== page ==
I use old vinegar jugs to store water for my plants on the patio since the faucet is on the other side of the house. This makes it infinitely easier for me to water them and allows the chlorine in the water to dissipate. I realized the last time I watered that this was an excellent opportunity to infuse a little magic into my gardening. Once I saw the new moon waxing in the evening sky I knew it was time to work. I enchanted a couple of moss agate’s and created a sigil and set them to the task of helping my plants grow strong and healthy.I also noticed that I was running low on lip balm, body powder, and air freshener. These are not things I buy from the store, these are my personal homemade products. I have a lot of sensitivities and many products I have to make myself although I enjoy the creation of them as well. My air freshener and body powder are simple little concoctions. Baking soda and cornstarch with a little essential oil for scent is all I use for my powder, while water and essential oil makes up the floral water that I use as an air freshener.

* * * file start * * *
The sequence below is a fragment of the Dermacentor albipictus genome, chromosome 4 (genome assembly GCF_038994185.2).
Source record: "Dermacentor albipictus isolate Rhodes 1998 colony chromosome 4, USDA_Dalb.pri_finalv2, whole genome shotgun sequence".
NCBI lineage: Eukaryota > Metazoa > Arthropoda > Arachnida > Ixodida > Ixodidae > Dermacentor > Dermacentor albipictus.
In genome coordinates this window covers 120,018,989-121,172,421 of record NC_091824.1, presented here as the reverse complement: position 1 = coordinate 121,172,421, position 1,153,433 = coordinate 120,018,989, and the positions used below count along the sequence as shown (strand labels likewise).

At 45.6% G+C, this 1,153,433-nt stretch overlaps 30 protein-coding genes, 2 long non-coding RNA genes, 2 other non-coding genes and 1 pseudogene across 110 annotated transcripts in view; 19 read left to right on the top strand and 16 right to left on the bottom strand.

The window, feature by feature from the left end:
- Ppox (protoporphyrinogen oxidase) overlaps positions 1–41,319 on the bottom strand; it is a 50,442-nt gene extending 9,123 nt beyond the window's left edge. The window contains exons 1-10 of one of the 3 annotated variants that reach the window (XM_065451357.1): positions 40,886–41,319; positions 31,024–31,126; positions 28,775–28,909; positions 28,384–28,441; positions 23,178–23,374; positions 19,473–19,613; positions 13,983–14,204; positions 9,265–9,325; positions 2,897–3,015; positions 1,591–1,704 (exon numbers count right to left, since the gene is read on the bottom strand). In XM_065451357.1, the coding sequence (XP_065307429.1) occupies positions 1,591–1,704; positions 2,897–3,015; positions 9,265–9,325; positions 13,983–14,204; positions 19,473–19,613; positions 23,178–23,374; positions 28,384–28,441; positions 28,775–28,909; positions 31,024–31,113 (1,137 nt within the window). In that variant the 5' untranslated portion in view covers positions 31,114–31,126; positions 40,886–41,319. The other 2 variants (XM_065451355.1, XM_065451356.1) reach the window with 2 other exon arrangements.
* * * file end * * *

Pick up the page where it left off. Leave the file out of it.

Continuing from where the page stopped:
I have a huge interest in primitive technologies and how people did things before we had 24-hour superstores and electric gadgets of every conceivable type. So I occasionally find myself on a quest to learn how to make homemade soap, yogurt, baking soda, vinegar, or whatever else I can think of to fulfill this interest. The idea is to know how to be completely self-reliant. My latest science experiment is homemade yeast.
I have a huge problem making yeast breads. I never have living yeast on hand. It has always expired and is usually worthless upon proofing it. I am usually a soda bread or corn bread gal. Simple, inexpensive, right up my alley, but yeast bread is elusive to me. I have done it once and it was even edible. However, I need a better way to keep yeast. I’ve heard you can keep the live culture packets in the freezer, but how long can they stay in cryogenic sleep before dying? I certainly don’t know.
There seems to be two main methods of getting your own yeast. One is catching wild yeast from the air, and the second is cultivating yeast from fruit water. I am working with the first method mentioned.
I started with just all-purpose flour as that is all I had on hand (I do have oat flour, but I wasn’t sure if it would affect leavening as it does in baking). It looked to be warm this week so I started it last night and in 20 minutes I have to feed it again. I should begin to see fermentation with this feeding.